Apr/May 2009

Pandora in the Congo

Thomas Israel Hopkins


Marcus Garvey is not Marcus Garvey. That is, Albert Sánchez Piñol’s Marcus Garvey—half-Balkan servant to two well-heeled, good-for-nothing British brothers and African explorers—resembles the Jamaican black nationalist in name only. The Garvey of Pandora in the Congo is thrown into a London prison just before the Great War, accused of murdering the brothers during their Congolese adventure. His lawyer, Edward Norton, bears no relation to the Fight Club actor. The novel’s narrator, Tommy Thomson, has nothing to do with 2008 presidential candidate Tommy Thompson or with either of Tintin’s detectives. He has been hired by Norton to write a novel based on Garvey’s story of what really happened in Africa, in the hope that such a project might garner so much public attention that Garvey will be freed.

The bulk of Pandora in the Congo is the King Solomon’s Mines–esque adventure of the novel-within-the-novel: the saga of Garvey, the brothers, and scores of exploited or murdered Africans; a gold mine; a journey to the center of the earth; and a strange civilization of tall, pale, combative humanoid underground dwellers. Thomson’s book becomes a best seller, and Garvey, though actually guilty, is released. Thomson, narrating all this sixty years later, remains plagued with doubt and regret: How could he have let himself be duped?

Sánchez Piñol, a Spanish anthropologist and the author of the novel Cold Skin (2005), has created a metafictional genre mash-up that offers not-infrequent lowbrow thrills. But his love of aphorisms grows tiresome regardless of how much fun he’s having ventriloquizing a genre hack: “Letters eventually arrive at their destination, and men to their destiny.” “Hate, like laughter, makes less noise the deeper it is.” The author also sometimes glosses over difficult scene descriptions. The aftermath of a stick of dynamite thrown into a gathering of African villagers is reduced to seven words: “Arms and legs flew. Shouts and moans.” These abbreviated descriptions, coupled with his penchant for grandiose maxims (“One only needs two things in order to kill: the ability and the desire”), drag the adventure down.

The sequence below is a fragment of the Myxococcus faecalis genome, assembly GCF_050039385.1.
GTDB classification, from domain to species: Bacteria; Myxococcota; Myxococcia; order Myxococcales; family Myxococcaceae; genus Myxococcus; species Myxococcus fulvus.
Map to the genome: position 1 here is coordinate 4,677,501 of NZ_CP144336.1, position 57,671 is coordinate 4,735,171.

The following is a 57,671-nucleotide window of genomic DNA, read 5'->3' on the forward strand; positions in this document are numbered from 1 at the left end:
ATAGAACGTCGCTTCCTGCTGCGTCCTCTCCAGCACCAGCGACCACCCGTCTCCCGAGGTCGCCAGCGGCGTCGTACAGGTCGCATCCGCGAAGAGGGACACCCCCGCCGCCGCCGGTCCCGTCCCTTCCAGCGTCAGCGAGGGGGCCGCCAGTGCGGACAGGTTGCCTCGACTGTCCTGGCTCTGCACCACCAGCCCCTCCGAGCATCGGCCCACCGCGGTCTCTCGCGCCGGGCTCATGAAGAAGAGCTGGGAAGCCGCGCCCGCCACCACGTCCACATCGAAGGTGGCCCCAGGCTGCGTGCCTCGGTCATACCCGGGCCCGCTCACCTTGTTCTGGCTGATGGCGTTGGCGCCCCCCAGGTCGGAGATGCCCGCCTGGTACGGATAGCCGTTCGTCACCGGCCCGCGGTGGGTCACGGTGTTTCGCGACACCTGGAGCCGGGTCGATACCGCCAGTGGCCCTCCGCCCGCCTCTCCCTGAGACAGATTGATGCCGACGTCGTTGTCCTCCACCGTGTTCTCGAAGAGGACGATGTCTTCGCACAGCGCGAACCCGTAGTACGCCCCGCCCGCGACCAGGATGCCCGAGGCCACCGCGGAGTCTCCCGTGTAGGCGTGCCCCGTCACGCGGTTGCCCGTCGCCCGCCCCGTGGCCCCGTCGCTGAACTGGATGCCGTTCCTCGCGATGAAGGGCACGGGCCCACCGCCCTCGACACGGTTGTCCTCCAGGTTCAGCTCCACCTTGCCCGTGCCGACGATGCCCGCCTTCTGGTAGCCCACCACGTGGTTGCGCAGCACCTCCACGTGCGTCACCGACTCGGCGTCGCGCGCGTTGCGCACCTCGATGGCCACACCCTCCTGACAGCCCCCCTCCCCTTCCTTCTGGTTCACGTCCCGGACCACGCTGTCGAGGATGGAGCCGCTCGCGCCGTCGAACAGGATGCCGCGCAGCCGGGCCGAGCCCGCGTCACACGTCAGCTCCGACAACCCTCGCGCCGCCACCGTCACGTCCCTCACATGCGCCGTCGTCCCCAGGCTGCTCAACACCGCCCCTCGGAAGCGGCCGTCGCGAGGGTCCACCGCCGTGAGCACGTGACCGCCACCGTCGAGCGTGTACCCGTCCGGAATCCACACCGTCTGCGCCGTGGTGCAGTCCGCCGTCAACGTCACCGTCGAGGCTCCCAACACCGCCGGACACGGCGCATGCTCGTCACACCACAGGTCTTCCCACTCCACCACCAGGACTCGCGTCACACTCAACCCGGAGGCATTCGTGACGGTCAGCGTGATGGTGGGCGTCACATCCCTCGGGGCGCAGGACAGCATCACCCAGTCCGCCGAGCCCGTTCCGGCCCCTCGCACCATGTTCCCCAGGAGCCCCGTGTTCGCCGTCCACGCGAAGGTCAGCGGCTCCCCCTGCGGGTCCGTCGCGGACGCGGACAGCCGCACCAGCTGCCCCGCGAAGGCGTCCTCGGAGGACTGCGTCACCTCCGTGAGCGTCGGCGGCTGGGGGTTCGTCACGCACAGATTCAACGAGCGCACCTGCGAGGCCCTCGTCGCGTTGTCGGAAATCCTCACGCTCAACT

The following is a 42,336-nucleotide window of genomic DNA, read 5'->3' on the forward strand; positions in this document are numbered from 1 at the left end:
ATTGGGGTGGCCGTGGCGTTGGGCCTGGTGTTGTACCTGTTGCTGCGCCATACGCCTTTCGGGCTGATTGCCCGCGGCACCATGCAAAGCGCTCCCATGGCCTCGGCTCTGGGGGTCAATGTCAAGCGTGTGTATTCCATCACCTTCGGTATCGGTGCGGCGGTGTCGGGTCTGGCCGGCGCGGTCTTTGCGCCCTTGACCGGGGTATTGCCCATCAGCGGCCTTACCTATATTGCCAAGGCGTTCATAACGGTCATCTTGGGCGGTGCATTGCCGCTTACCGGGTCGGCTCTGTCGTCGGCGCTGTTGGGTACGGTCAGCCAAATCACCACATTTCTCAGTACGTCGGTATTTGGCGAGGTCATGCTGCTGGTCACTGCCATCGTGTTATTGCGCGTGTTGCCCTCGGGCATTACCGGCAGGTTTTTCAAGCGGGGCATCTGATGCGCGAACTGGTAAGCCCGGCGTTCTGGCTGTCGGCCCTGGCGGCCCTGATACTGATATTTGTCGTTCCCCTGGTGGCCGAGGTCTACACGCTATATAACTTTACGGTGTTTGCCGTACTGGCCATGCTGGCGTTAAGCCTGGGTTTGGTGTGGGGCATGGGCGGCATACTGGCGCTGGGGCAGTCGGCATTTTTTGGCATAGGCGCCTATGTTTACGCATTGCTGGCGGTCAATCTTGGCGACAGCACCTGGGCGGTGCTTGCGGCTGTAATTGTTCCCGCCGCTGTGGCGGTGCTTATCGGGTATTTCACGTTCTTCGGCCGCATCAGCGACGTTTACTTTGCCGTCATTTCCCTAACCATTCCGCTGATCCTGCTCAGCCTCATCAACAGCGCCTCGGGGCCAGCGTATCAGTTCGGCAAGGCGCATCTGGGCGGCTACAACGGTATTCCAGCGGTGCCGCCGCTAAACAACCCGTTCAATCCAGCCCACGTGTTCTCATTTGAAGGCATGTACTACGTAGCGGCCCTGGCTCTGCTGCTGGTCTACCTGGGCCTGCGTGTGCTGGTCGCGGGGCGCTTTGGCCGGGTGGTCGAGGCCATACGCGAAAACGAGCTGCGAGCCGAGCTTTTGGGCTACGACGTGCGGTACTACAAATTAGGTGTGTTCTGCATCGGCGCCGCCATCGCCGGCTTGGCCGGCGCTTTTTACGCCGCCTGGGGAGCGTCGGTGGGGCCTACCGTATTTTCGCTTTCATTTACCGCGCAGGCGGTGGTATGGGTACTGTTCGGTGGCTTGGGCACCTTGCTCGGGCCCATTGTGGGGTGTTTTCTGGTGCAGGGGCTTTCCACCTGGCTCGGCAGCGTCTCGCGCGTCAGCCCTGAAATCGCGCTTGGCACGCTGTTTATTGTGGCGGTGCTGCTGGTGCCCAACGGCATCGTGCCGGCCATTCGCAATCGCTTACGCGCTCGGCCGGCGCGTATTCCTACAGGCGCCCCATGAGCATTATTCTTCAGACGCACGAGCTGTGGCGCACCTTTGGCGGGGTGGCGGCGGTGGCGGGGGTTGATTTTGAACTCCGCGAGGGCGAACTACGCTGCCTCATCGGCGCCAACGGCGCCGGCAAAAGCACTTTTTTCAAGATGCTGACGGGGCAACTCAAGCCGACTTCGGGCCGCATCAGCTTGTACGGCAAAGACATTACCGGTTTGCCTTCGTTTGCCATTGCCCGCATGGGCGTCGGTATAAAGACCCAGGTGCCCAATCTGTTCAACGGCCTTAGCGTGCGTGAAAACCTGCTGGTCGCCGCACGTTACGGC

It’s also difficult to pay attention when this odd reverse shell game (Marcus Garvey? Really?) plays out on every page. If the borrowed names are being used purposefully, their meanings are ambiguous. Some British reviewers have judged the novel to be postmodern, satiric, and anti-imperialist, but the Garvey/not-Garvey gimmick is more like listening to a protracted joke told by the bastard offspring of Jules Verne and the Eric Idle character Mr. Smoke-Too-Much. It’s not funny. It is, rather, sort of maddening. If I’ve completely missed something clever here, I’d be delighted to learn what it is. In the meantime, I’ll be busy rereading Tintin.

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